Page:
“Cult writer” is an obnoxious term: often the “cult” consists of one person (the writer himself) and sometimes even he doesn’t like his work. Nonexistent UK author “James Havoc” is a good example of one, though, in that he exerts strong appeal to a very niche audience. 95% of readers will be repulsed, offended, weirded out, bored, or otherwise unengaged by what’s on offer here, but the remaining 5%…
Butchershop in the Sky is a compilation of the man’s astonishing writing, which consists of two novellas (Raism, White Skull), a short story collection (Satanskin), some unpublished material, and some actually unwritten material that exists in synopsis form. There’s also a foreword from Creation founder James Williamson, describing how James Havoc went missing in Japan after an epic drinking binge, and is now feared to be dead. Although from what I hear, he’s crashing at Richard Bachman and Jesus Ignacio Aldapuerta’s apartment.
Straight off the blocks we get Raism, one of the least readable things ever published. It isn’t written in English, it’s written in “James”, an arcane pseudolanguage constructed by setting Ed Gein, an 18th century Jesuit monk, and the Marquis de Sade loose in a bar fight and writing down their shrieks. “Skin pins decant pyhorrhea from cumulus cunts, derisive quarsars blind supplicants; all lovers suffused with cancers by a petulant olive bruise.” I hope you’re having fun, because the entire novella is written like that.
Satanskin is more restrained: a series of short vignettes that often contain actual plots. It’s hard to call anything in this collection mainstream, but stuff like “Shadow Sickness” wouldn’t have seemed too out of place in Clive Barker’s Books of Blood, for example. Havoc’s prose is extravagantly purple, and his imagination takes one to interesting places (“White Meat Fever” is about a man who steals vaginas from women and implants them on his body somehow).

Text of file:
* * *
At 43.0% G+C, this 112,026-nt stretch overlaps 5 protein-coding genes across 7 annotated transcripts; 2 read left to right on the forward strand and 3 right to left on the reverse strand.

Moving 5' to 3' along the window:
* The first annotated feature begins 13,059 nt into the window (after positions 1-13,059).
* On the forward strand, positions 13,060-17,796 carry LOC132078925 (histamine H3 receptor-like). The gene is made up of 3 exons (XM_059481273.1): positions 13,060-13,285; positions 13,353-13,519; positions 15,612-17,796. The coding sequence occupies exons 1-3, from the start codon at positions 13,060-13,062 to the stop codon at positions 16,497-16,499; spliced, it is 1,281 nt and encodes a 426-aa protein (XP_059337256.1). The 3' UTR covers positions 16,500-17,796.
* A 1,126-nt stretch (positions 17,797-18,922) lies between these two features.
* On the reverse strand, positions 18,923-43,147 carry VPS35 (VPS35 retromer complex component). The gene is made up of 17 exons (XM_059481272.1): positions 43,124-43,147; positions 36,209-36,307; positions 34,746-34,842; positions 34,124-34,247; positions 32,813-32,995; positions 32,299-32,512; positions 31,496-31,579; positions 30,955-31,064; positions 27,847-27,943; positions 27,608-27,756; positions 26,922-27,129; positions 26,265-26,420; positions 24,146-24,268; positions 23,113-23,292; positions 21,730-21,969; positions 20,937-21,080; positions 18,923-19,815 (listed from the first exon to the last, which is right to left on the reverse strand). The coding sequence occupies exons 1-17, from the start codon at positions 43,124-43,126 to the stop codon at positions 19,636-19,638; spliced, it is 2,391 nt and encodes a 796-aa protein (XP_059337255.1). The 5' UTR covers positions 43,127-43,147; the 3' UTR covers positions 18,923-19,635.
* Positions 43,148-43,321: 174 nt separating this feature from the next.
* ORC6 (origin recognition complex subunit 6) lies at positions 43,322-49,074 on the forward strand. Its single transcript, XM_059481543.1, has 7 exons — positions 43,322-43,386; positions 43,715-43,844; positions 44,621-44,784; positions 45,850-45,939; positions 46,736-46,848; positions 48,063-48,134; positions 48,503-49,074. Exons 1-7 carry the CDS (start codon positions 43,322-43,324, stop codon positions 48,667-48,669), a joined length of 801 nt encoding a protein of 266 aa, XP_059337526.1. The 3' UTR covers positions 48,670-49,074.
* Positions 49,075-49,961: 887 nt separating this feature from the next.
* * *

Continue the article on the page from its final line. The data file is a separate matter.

White Skull is James’ last and best work: a rollicking pirate novel that destroys all in its path. Tales of the Black Freighter, innit, except there’s no pitchas.
The rest of the book is a mishmash of a drunken writer’s bottom drawer. There’s two of Havoc’s stories adapted into comics, and while I appreciate the idea, I’m not a fan of Mike Philbin’s art. “In and Out of Flesh” is about people literally trying to have sex with bolts of lightning, and manages to be disgusting and compelling. “Zipper Fox” is the tale of a lesbian biker gang, James Havoc guest featuring Russ Meyer if you prefer, and it exists only in outline form.
The most surreal moment comes with “Gingerworld”, an aborted attempt at writing a children’s book. A man who sees only in ginger struggles against his arch-nemesis, Hag Helly, in a series of increasing bizarre episodes. Strange, but fun and appealing.
As far as I can work out, “James Havoc” is not dead but is merely the pseudonym of publisher James Williamson. He’s found himself in a bit of trouble over these past few months (according to some Creation Books writers, his business model is to publish your book, not pay you royalties, and perhaps threaten you with violence) and if any of that’s true, I do feel guilty for financially supporting him.
But what the hell. If you read Butchershop in the Sky, you should feel guilty anyway.